I hope that there will now be more support for the idea of motor cyclists using bus lanes. As a motor cyclist, I know full well that the best way to move quickly around London is not with speed, but with care about where I position myself. If one travels slowly, with great planning one will always go faster than the person who travels at 300 miles per hour. It is obvious that slower scooters often beat the most powerful motor cycles, even though, when one travels from one traffic light to the next, the most powerful motor cycles always seem to be going faster.

I believe that much advantage would be gained by allowing motor cycles in bus lanes. It would end the dangerous practice of motor cyclists driving tightly between cars or, worse still, between cars and the white line next to the opposing traffic. It would put them in a much quieter area of the road and away from the contentious area.

Like the noble Viscount, Lord Falkland, I believe that tremendous sympathy exists on the roads for motor cyclists. I am always amazed at the number of car drivers who will make way for a motor cyclist as he travels past. That seems to happen more and more often. I hope that the Minister will support the amendment.

Lord Berkeley: My Lords, as a cyclist, I do not like this amendment very much. I was a little confused by some of the comments of the noble Viscount, Lord Falkland. I was not sure whether he was proposing that motor cyclists should be able to travel in bus lanes if they were not plying for hire or were not delivering pizzas. I believe that that would lead to problems of enforcement.

The point that I wish to make is that you feel safer by cycling in a bus lane because the only vehicle that is likely to bear down on you is a bus, which is usually driven by a professional driver. The bus may be a little wider than the bus lane plus the cycle, but it is not much wider than some of the wide motor cycles that

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one sees. According to subsection (5) of the amendment, a motor cycle can have three wheels and, therefore, may be quite wide.

This matter concerns safety and fear. Whereas cyclists on a pavement engender fear in pedestrians (and that is to be deprecated), similarly I fear that motor cyclists in bus lanes--one never quite knows when they are coming and where they will weave--will engender fear in cyclists. Whereas cyclists and buses can co-exist happily in bus lanes, I do not believe that the same will apply to motor cyclists. Therefore, I oppose the amendment.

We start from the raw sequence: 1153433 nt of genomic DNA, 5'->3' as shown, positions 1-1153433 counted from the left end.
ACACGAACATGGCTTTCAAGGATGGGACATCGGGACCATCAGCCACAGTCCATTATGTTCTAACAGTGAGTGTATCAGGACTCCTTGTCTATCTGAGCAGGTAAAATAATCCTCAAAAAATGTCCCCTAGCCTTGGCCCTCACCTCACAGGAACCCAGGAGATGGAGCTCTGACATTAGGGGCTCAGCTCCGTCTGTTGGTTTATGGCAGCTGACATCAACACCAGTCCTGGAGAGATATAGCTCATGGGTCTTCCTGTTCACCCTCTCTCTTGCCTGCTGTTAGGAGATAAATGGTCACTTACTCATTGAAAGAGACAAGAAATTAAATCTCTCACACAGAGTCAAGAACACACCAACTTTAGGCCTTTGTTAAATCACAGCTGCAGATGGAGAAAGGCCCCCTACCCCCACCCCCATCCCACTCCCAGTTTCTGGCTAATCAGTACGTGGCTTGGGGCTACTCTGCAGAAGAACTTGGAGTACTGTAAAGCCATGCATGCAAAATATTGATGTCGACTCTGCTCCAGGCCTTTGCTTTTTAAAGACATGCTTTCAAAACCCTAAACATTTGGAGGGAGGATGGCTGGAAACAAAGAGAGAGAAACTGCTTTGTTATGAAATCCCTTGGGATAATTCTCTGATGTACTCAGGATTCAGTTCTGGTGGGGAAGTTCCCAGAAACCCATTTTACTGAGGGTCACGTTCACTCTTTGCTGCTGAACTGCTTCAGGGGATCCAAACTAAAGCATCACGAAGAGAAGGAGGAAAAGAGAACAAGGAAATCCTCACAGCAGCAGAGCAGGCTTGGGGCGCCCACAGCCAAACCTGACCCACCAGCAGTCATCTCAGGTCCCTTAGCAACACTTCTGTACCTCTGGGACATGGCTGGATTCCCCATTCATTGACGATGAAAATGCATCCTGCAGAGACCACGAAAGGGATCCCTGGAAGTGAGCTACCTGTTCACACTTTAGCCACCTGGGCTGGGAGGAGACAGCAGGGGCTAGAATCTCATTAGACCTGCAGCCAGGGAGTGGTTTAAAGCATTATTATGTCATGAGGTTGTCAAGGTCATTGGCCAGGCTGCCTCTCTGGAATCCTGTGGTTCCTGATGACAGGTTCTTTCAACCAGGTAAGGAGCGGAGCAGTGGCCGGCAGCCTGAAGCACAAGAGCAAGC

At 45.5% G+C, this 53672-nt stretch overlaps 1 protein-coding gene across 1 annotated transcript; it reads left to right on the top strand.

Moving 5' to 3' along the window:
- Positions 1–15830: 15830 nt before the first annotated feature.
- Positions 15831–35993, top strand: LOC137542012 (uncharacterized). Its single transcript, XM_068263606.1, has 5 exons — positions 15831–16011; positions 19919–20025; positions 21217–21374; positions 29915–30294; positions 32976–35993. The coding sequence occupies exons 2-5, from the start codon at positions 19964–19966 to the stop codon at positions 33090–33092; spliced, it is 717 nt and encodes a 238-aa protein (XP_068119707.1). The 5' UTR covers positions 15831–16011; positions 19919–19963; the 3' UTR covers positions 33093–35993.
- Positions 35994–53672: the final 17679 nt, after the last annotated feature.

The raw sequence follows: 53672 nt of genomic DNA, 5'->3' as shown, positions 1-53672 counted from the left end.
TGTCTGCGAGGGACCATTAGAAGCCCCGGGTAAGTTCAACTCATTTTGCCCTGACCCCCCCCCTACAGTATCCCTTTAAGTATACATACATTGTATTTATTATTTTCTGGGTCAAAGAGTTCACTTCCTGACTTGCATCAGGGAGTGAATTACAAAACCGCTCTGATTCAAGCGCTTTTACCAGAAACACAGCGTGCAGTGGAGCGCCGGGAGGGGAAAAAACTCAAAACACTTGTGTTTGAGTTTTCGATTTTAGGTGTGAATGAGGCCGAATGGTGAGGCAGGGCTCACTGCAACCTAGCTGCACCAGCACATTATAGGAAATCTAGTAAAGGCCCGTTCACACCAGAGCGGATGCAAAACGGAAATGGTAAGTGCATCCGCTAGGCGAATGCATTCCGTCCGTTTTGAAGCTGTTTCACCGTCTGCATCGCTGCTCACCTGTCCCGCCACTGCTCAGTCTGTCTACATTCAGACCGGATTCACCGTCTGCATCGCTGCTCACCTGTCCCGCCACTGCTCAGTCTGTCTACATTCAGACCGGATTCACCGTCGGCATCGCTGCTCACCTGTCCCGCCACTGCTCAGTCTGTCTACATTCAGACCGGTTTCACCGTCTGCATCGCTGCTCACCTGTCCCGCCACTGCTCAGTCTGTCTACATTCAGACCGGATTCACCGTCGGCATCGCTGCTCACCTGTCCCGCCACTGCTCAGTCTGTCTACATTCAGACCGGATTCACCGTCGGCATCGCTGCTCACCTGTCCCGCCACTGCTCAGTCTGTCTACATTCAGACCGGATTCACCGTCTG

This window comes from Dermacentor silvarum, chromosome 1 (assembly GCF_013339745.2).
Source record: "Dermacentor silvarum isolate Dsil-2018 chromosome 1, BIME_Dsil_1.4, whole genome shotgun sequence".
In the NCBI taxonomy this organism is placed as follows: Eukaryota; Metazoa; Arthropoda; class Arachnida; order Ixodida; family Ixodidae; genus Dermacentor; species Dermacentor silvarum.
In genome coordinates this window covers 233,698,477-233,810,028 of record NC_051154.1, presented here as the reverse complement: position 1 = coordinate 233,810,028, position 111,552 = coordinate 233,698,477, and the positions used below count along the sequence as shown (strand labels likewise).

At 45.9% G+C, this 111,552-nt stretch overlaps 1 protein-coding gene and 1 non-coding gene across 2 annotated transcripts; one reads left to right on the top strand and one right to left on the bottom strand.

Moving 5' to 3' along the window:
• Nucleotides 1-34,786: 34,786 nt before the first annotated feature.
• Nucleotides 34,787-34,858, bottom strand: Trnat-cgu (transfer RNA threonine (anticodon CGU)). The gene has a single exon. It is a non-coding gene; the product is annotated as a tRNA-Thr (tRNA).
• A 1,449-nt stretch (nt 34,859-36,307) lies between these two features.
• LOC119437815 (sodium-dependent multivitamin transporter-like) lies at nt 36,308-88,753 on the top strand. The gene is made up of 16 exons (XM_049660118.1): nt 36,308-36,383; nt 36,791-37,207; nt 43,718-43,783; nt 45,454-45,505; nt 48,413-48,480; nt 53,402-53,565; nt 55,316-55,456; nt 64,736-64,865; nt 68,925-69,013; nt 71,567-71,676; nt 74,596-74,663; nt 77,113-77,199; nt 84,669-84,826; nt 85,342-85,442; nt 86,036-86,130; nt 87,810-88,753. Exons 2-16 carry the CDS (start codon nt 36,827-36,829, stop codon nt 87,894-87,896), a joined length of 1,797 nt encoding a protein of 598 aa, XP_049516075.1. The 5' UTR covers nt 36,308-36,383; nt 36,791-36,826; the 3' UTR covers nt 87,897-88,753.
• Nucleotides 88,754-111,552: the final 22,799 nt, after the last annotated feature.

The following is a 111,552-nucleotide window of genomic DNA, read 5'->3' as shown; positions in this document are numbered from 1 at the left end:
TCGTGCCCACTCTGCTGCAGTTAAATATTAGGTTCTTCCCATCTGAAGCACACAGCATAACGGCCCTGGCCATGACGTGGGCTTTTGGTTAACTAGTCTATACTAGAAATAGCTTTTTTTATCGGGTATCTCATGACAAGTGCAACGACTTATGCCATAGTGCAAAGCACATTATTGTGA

7 p.m.

Lord Whitty: My Lords, as the noble Viscount indicated, this issue of motorcycles in bus lanes is more complex than straightforward. As my noble friend, Lord Berkeley, has indicated, it raises fairly passionate feelings on all sides of the House. I do not think that the noble Lord's amendment would provide local authorities with the degree of flexibility required and in the long term, flexibility is necessary.

We are aware, as the noble Viscount says, that there are a relatively small number of local authorities which have made orders to permit motorcyclists use of bus lanes--Bristol, Reading and other places. Unfortunately, none of these schemes has been fully monitored and it is therefore difficult for the department to draw firm conclusions. It is also true that these schemes have raised the kinds of anxieties to which my noble friend Lord Berkeley referred. That is why we have encouraged local authorities to put forward proposals for properly monitored pilot studies, so that we can reach conclusions about this practice.

The Government are not opposed in principle to motorcyclists using bus lanes in appropriate circumstances, but we do require further evidence that this can work without serious danger or traffic reaction from other road users. We are, therefore, encouraging local authorities to come forward with pilot schemes, but the noble Lord's amendment would reverse the current presumption and we do not believe we should go that far.

In relation to amendments relating to triangles, the noble Lord is wrong to say that we seek to prohibit the use of triangles on motorways, but the advice for motorways is different from that for other highways. Although current regulations allow the use of warning triangles and other devices, such as cones, flashing warning lights, and so forth, to draw attention to a broken-down vehicle, a driver of such a vehicle on a motorway has to avoid putting himself in jeopardy. It is therefore something that we would discourage. Rule 249 of the Highway Code advises drivers who experience such problems on a motorway, if possible to stop by an emergency telephone and to avoid walking on the hard shoulder as much as possible.

Warning triangles are not that conspicuous to fast-moving traffic. To meet the distance before a vehicle arrives--as laid down in these amendments--from 45 metres to 100 metres, would require the driver to walk quite a long way along the hard shoulder.

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There are already concerns for people who are legitimately attending to broken-down vehicles on the side of the motorway. We do not want to make that worse. Therefore, we adopt a different approach in relation to our advice on the use of warning triangles and that advice is well-founded.

We do not seek to prohibit them, because in default of other signals, a triangle may well be appropriate. However, the dangers have to be pointed out to motorists and we think, therefore, that they are less appropriate on motorways than elsewhere. I hope that explains why we cannot accept the noble Earl's amendment.